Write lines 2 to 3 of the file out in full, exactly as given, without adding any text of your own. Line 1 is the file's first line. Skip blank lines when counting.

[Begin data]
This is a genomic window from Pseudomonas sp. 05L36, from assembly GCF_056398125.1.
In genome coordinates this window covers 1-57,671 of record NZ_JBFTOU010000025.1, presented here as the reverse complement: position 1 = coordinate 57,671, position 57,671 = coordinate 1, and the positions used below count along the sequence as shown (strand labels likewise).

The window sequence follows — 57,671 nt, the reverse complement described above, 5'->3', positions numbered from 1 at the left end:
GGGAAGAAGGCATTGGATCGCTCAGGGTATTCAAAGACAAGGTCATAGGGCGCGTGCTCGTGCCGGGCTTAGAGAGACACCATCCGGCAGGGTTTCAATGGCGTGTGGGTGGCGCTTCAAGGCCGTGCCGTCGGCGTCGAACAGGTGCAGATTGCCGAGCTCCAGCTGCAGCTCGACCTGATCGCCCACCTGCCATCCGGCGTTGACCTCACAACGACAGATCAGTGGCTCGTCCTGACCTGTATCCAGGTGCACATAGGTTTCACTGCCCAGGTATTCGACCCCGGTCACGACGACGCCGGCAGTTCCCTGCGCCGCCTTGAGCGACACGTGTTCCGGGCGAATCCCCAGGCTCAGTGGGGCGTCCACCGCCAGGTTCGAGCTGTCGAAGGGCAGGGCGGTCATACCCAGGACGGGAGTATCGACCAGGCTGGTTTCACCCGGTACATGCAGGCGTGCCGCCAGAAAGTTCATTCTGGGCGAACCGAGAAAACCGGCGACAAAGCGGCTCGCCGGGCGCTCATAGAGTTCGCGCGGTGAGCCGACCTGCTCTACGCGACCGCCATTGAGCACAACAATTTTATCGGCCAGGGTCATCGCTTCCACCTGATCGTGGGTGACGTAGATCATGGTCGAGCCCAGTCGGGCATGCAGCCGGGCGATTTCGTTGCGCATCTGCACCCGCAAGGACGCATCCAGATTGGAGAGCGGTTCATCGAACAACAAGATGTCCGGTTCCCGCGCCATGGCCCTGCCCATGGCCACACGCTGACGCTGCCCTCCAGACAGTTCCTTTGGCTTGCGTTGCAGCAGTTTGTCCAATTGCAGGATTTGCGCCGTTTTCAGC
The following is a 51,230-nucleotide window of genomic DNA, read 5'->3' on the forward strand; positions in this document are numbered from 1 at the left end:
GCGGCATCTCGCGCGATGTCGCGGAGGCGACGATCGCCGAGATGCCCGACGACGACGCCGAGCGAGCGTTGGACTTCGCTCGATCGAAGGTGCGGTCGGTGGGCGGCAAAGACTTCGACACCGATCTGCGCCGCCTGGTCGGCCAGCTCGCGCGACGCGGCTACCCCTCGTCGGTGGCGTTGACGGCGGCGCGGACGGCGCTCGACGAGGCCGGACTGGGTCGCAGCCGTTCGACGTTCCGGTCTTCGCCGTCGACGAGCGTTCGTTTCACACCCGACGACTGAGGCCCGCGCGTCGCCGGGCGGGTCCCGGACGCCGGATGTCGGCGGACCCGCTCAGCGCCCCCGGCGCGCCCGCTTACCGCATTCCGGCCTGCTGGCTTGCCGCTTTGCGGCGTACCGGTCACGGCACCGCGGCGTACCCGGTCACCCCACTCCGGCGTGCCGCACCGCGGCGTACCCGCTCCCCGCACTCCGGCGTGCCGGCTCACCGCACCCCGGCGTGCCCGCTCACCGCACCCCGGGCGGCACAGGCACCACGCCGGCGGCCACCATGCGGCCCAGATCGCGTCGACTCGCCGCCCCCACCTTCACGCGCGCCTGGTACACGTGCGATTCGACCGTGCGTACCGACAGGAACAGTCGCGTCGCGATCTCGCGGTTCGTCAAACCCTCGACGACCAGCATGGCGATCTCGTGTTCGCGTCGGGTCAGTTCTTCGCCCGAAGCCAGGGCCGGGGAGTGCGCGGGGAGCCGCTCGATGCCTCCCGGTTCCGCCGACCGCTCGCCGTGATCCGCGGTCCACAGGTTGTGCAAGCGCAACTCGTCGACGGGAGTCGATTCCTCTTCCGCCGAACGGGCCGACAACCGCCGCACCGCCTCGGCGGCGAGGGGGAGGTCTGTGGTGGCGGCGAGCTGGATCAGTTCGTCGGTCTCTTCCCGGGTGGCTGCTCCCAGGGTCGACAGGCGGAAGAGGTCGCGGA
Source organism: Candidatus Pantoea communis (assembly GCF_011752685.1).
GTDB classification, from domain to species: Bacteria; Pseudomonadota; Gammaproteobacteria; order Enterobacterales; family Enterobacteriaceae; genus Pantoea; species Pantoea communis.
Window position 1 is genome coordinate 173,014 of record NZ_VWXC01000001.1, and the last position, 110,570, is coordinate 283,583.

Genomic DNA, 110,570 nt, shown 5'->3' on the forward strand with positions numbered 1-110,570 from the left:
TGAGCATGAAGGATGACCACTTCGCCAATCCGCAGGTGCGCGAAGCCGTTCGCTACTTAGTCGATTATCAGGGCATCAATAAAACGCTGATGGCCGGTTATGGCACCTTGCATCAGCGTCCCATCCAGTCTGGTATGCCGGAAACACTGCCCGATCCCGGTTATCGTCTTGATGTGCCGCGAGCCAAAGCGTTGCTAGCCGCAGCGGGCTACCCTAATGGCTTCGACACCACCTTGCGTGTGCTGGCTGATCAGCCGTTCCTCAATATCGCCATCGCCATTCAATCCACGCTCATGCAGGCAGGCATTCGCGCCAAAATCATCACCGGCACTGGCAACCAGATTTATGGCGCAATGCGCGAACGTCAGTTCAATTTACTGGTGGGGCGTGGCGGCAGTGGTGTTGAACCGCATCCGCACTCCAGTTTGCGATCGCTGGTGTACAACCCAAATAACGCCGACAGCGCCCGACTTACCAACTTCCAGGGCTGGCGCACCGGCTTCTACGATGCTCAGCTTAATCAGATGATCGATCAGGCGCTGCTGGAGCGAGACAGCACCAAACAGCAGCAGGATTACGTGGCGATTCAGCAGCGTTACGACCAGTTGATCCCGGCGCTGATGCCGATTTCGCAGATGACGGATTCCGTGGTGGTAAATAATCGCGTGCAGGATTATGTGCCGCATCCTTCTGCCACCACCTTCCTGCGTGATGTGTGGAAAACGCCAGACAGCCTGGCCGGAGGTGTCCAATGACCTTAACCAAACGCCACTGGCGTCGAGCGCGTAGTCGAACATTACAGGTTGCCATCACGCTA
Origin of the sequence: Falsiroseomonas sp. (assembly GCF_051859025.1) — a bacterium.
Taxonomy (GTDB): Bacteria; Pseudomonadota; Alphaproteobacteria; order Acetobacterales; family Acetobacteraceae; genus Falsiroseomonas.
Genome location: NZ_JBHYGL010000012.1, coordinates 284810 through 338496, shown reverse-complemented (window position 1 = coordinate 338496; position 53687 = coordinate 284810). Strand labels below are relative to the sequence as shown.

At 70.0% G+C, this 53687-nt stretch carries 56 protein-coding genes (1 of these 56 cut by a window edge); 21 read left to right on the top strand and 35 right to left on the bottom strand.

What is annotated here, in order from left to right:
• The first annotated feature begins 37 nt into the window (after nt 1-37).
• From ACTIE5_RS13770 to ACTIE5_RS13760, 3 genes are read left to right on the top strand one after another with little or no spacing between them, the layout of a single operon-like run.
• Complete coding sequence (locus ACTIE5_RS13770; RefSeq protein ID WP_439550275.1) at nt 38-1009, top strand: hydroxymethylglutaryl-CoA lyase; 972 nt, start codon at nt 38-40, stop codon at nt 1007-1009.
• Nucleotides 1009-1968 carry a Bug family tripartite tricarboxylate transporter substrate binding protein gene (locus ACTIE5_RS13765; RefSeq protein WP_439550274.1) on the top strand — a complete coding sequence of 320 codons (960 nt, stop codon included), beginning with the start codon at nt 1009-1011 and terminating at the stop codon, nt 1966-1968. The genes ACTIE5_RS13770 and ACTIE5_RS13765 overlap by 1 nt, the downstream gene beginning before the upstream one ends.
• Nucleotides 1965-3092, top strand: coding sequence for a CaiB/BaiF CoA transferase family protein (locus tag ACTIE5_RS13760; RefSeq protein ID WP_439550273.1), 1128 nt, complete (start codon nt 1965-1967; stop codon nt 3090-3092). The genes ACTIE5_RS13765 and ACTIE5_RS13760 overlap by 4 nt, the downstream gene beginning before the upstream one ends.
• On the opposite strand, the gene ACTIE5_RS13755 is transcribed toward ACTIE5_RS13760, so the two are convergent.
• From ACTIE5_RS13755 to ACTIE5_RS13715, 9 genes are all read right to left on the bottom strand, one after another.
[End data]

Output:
In genome coordinates this window covers 1-57,671 of record NZ_JBFTOU010000025.1, presented here as the reverse complement: position 1 = coordinate 57,671, position 57,671 = coordinate 1, and the positions used below count along the sequence as shown (strand labels likewise).

The window sequence follows — 57,671 nt, the reverse complement described above, 5'->3', positions numbered from 1 at the left end: